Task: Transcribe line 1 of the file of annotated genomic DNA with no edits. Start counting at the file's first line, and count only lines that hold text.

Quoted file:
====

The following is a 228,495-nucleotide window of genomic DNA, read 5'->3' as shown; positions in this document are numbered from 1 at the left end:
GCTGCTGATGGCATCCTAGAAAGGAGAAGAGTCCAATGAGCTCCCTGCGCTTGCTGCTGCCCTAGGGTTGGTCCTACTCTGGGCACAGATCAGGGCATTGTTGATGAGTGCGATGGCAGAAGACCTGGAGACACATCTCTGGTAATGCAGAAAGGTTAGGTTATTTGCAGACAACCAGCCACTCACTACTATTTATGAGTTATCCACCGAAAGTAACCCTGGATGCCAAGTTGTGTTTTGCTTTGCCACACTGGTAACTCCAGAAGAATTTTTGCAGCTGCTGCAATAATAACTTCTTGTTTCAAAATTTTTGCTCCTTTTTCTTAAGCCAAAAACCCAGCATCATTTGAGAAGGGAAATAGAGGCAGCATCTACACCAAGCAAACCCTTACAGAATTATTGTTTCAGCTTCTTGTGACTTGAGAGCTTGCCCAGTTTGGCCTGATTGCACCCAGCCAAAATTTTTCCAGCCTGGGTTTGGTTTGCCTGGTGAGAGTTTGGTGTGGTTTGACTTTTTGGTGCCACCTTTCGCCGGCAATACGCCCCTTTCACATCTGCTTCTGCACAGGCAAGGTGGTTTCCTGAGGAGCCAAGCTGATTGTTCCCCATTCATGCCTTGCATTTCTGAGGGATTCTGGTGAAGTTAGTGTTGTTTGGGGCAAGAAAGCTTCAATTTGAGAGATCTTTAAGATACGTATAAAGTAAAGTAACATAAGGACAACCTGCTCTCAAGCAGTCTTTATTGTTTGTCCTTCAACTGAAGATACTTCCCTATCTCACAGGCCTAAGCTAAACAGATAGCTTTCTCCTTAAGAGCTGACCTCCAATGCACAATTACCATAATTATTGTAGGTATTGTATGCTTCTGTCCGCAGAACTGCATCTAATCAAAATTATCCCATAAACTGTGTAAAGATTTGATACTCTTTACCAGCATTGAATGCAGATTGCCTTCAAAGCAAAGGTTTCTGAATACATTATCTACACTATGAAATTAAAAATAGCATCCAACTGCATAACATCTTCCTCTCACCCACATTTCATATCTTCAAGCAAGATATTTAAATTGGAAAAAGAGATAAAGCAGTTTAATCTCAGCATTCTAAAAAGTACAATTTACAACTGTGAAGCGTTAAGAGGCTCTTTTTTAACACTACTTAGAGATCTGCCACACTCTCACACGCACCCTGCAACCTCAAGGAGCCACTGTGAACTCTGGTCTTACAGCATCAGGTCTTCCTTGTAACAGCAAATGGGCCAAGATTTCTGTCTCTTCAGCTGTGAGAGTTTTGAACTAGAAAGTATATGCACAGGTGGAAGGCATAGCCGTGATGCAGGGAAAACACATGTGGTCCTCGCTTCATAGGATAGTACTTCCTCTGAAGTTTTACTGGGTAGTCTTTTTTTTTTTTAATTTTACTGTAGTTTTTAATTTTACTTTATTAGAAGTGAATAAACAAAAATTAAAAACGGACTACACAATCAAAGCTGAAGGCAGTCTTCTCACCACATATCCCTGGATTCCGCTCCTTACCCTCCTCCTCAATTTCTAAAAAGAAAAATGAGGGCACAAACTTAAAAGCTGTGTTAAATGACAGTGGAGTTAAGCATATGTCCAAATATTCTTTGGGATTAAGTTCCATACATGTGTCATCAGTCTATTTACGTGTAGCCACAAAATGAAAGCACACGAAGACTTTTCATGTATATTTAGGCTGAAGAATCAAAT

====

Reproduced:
The following is a 228,495-nucleotide window of genomic DNA, read 5'->3' as shown; positions in this document are numbered from 1 at the left end: